Ashish Thusoo and Joydeep Sen Sarma know a thing or two about big data. They led the team that built Facebook's data infrastructure, and they are also the co-authors of the Apache Hive project and founders of Qubole. Facebook's entire operation and culture is centered around data, and Thusoo and Sarma were a big part of making it happen.
As Thusoo explains, they both felt they have benefited enormously from this experience and wanted to share their insights so that others can benefit as well. To do this, Thusoo and Sarma co-authored a book on creating a data-driven enterprise with DataOps, which is out today and available for free download. Thusoo shared some of his insights, beginning on what DataOps is and why you should care.
DataOps is the equivalent of DevOps for data. The same way DevOps is about enabling a continuous and unobstructed flow of development and deployment of applications, DataOps is about enabling a continuous and unobstructed flow of access to and insights from data. Or in Thusoo's own words:
"DataOps is a new way of managing data that promotes communication between, and integration of, formerly siloed data, teams, and systems. It takes advantage of process change, organizational realignment, and technology to facilitate relationships between everyone who handles data: developers, data engineers, data scientists, analysts, and business users. DataOps closely connects the people who collect and prepare the data, those who analyze the data, and those who put the findings from those analyses to good business use."
When Thusoo started working with Facebook back in 2007, big data was not what it is today. All 4 V's that define big data -- volume, variety, velocity, and veracity -- were at lower levels. But perhaps more importantly, there was not much previous experience of working with big data and using it to drive decision making in organizations.
"When we started," Thusoo remembers, "the question was still out as to whether having all that data is useful or not. Today I feel the value of data has been proven, and it's more of a question of how to get it." Thusoo bases his argument on the value of big data on a simple premise: data-driven organizations perform better.
Beyond anecdotal evidence and hype, he cites a survey on the financial performance of organizations conducted by the Economist in 2012. According to this survey, organizations that rely on data more than their competitors outperform them financially.
So, if that's settled, the question then is "how do we get there." Thusoo gives a detailed account of his journey in Facebook in the book, focusing on two "ah-ha" moments.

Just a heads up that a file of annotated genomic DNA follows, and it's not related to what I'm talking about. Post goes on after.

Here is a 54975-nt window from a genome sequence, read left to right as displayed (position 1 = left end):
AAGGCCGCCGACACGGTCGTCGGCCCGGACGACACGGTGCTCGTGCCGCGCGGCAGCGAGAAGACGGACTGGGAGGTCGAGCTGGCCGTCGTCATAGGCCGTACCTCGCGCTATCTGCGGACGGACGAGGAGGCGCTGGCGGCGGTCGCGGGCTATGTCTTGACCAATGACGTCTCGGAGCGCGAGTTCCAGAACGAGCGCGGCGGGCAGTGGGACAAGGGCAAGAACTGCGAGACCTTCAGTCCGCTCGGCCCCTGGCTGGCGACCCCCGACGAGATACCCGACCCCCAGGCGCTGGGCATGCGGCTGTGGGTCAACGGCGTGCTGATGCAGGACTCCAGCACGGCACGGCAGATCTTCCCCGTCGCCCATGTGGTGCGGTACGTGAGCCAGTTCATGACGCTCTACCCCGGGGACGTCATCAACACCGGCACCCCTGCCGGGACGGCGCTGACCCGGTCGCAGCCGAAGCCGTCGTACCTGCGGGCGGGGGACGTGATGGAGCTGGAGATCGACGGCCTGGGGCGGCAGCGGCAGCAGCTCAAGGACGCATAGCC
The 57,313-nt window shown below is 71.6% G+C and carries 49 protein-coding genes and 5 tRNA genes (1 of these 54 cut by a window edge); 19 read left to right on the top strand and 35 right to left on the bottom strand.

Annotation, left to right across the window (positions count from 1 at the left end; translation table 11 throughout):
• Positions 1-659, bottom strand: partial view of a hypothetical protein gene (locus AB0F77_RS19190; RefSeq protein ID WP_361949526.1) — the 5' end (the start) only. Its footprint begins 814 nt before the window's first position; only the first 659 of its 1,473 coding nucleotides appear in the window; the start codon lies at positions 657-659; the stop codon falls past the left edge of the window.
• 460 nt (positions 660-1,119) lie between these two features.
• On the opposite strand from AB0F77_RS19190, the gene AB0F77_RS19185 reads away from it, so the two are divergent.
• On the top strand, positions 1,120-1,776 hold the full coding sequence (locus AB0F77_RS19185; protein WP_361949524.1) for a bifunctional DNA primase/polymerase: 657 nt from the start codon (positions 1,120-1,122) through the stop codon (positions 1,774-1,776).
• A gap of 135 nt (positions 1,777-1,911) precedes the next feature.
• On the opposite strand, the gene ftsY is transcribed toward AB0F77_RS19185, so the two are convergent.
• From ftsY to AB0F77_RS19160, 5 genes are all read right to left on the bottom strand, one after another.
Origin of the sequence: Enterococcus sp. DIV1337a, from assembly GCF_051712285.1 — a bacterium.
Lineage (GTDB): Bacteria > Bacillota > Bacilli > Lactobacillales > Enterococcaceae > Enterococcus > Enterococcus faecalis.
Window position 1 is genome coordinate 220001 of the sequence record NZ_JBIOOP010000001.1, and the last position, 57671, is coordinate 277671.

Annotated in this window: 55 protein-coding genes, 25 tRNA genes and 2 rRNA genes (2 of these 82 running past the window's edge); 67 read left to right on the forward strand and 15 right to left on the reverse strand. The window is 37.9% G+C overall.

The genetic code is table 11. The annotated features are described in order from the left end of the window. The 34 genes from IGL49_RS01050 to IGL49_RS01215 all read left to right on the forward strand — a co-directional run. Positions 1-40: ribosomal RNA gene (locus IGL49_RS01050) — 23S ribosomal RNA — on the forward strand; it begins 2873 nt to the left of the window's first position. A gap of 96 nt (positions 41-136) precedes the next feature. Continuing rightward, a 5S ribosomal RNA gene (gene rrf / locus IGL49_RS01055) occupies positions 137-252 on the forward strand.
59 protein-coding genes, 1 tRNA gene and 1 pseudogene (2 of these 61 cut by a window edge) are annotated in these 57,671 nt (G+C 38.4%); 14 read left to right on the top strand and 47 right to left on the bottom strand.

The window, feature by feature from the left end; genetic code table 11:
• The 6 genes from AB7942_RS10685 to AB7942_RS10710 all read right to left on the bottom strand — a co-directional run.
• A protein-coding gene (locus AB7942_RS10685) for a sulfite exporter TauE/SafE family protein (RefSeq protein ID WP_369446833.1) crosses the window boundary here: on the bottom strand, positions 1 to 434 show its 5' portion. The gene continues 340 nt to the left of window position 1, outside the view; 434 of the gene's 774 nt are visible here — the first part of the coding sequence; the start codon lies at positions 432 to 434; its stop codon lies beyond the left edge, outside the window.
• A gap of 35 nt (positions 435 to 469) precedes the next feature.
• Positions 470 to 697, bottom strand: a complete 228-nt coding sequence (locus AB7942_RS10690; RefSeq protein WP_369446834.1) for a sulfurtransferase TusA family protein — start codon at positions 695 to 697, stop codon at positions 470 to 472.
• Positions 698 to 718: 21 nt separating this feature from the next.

The first one came about when they leveraged what was then a new set of tools, namely Hadoop and Hive, to enable self-service data access for Facebook employees. That was in early 2008, and it was only a few months after that the second "ah-ha" moment followed.
What Thusoo realized was that by making data more universally accessible within the company, they could actually disrupt the entire industry. And it was not long before this started to unfold.
By developing the infrastructure and putting in the work required to democratize access to data, which Thusoo details in the book, things started happening at Facebook. Things like interns coming up with business-transforming ideas. One intern in particular, Paul Butler, performed analyses using Hadoop and Hive and mapped out how Facebook users were interacting with each other all over the world.
By drawing the interactions between people and their locations, he developed a global map of Facebook's reach. As Butler says, when he shared the image within Facebook, it resonated with many people: "It's not just a pretty picture, it's a reaffirmation of the impact we have in connecting people, even across oceans and borders."
From that point on, things were set in motion and connectivity took a life of its own. Metrics were devised, experiments were conducted, and the connectivity theme was pushed up the management chain, picked up as a key message for marketing and drove product features such as "People you may know." Bottom-up innovation proper.
This could never have happened in the old world when a data team was needed to fulfill all requests for data, argues Thusoo. He is adamant about the need to have all the right infrastructure in place to enable removing gatekeepers, as he notes that "data was clearly too important to be left behind lock and key, accessible only by data engineers. We were on our way to turning Facebook into a data-driven company."
But if infrastructure is the catalyst, it's organizational culture that makes DataOps possible and enables the insight pearls to come to the surface. Thusoo mentions that Facebook was a greenfield organization, and furthermore one whose core business was built around tech and data, so for them adopting such a culture came naturally. Other organizations have established ways of doing things and making decisions: